Sources of Stem Cells
Almost all cells in the body have a specific purpose but stem cells are different and special. They have the ability to differentiate and renew themselves. There are various sources of stem cells and based on their nature of origin they are divided into certain types.
This article will tell you:
- What are stem cells?
- Types of stem cells
- Sources of stem cells
- How to use stem cells for your benefit
What Are Stem Cells?
Almost all cells in the body have a specific purpose but stem cells are different and special. They have the ability to differentiate and renew themselves. These special cells can divide into any type of cells the body needs.
Stem cells do not have a specific purpose of their own. Over the course of time, our body undergoes damage and is in need of new cells. Stem cells provide the body with new cells.
Mainly, stem cells act as a repair system for the body. As long as you are alive, your stem cells keep dividing to replenish the internal organs and tissues of the body without any limitations. When a stem cells goes through a division process it has the ability to become any type of cell as needed.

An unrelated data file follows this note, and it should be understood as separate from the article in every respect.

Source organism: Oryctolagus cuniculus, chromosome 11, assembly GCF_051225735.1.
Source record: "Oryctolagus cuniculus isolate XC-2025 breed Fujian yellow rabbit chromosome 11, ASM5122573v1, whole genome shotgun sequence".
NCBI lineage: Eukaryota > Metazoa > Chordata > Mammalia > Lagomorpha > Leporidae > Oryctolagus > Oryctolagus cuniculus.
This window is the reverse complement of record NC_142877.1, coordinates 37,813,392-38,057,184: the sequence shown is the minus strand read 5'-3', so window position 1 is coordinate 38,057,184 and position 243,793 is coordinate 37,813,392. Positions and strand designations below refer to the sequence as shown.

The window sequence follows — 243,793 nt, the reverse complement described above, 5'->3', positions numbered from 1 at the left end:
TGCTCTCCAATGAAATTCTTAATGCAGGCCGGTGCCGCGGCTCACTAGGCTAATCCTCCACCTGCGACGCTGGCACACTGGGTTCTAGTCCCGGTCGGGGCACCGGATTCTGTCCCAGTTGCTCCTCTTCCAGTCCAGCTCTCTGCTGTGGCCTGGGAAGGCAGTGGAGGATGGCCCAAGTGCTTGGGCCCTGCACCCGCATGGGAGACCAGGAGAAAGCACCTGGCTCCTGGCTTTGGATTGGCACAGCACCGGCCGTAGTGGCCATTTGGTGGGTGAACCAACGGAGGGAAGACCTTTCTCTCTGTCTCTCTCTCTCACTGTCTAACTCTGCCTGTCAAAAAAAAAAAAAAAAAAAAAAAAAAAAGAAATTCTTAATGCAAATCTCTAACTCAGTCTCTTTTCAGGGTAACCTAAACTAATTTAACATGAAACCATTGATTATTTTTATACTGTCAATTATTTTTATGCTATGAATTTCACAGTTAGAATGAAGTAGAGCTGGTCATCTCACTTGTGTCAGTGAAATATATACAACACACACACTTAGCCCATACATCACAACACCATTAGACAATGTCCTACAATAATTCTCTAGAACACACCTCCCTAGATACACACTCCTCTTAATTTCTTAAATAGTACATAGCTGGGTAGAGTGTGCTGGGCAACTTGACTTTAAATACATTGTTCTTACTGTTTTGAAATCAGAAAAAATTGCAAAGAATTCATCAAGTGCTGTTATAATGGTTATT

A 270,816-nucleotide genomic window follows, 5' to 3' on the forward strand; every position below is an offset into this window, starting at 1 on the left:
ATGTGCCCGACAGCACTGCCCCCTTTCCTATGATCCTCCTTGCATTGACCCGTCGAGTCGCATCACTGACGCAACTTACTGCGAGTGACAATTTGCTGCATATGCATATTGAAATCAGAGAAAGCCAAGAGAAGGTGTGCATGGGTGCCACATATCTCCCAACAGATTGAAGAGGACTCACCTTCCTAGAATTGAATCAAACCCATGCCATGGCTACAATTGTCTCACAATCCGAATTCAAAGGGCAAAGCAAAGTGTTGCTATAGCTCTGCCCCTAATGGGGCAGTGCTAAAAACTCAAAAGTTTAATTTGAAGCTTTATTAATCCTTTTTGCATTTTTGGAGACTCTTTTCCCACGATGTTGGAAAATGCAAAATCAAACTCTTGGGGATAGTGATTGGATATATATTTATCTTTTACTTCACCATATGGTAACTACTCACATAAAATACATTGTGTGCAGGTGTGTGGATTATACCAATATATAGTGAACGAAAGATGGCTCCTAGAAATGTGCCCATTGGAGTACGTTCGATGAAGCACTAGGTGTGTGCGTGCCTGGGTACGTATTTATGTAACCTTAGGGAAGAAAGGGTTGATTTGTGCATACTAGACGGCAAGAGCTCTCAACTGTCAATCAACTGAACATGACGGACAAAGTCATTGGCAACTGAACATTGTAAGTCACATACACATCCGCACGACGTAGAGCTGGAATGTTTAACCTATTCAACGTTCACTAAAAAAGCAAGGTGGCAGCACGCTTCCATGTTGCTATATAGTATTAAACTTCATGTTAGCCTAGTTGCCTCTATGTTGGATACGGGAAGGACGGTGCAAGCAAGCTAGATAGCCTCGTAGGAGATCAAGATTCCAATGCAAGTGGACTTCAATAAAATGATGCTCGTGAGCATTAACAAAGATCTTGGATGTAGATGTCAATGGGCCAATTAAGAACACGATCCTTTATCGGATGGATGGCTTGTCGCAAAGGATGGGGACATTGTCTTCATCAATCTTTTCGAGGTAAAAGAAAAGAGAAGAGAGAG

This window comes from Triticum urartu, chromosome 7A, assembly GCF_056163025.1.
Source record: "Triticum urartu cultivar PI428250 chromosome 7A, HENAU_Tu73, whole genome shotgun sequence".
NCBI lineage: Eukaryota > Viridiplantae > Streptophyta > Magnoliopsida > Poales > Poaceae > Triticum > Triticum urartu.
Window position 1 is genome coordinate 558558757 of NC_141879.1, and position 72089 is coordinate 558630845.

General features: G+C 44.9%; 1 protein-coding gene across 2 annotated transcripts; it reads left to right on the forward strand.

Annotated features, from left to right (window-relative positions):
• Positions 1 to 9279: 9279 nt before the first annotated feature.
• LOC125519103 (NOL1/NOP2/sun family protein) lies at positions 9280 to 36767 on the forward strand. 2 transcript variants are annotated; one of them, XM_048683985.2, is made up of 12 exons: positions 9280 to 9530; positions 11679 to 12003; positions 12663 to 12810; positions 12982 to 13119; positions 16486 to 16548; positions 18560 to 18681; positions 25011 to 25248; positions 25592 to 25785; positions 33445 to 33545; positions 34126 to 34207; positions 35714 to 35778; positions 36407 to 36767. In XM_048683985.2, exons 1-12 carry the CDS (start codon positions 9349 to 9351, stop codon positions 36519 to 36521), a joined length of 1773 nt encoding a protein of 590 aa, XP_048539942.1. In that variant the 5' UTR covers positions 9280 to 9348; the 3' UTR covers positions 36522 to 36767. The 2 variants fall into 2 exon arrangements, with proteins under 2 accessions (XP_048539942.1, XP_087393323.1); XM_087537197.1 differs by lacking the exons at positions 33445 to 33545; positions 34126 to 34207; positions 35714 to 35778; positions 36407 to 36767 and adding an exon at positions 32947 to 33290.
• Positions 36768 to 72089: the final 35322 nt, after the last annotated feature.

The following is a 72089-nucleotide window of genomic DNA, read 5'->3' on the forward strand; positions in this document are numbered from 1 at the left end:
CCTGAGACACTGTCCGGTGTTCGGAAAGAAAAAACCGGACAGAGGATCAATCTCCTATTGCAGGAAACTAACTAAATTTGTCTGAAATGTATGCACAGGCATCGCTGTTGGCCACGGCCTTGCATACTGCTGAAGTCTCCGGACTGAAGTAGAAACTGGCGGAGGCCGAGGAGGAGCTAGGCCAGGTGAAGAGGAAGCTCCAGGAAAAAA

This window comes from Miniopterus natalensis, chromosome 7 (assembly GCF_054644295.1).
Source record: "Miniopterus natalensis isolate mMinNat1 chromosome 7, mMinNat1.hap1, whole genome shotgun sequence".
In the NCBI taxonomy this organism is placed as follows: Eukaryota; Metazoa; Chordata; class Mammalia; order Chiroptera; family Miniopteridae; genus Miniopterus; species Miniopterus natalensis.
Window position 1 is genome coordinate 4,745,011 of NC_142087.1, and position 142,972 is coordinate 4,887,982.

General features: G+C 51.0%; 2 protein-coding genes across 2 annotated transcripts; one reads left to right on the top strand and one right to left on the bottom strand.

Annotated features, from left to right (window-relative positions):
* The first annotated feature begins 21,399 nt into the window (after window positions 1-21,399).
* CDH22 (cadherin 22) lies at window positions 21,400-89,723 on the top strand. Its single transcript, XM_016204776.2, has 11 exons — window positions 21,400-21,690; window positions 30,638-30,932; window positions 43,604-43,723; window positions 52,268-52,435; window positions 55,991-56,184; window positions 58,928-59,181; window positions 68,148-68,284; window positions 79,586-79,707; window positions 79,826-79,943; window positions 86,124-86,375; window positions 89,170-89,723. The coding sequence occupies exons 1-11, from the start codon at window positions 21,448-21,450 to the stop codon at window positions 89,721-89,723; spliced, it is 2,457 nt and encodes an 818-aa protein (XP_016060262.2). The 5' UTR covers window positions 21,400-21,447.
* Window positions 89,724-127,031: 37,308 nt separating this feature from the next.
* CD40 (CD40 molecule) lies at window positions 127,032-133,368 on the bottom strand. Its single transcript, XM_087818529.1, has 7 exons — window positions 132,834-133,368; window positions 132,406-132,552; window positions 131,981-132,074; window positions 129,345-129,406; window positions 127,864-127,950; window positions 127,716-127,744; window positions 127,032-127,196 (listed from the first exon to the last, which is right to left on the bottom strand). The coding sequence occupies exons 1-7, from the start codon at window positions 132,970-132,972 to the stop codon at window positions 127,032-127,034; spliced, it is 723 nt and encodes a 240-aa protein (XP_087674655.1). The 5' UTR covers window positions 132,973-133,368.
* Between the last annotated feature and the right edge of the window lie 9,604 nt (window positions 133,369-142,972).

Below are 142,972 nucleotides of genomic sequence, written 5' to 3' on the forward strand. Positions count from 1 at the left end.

These cells are needed on a constant basis for fixing organs, tissues, blood, and skin. Because of these innate properties stem cells have been the centre of attention for many decades in the medical industry.
Stem cells have been a very promising answer to many previously untreatable diseases. Another important property of stem cells is that if provided with the right physiological environment, they can be induced in the body to create a whole organ or tissues.
Types of Stem Cells
There are various sources of stem cells and based on their nature of origin they are divided into two types:
- Adult stem cells
- Embryonic stem cells
The embryonic stem cells are also called pluripotent because they can differentiate into all types of cells except for producing structures of the umbilical cord and the placenta.
The rest of the stem cells, also categorized as adult stem cells are called multipotent. It means they can only differentiate into a few specific types of cells to build various organs and tissues.
Adult Stem Cells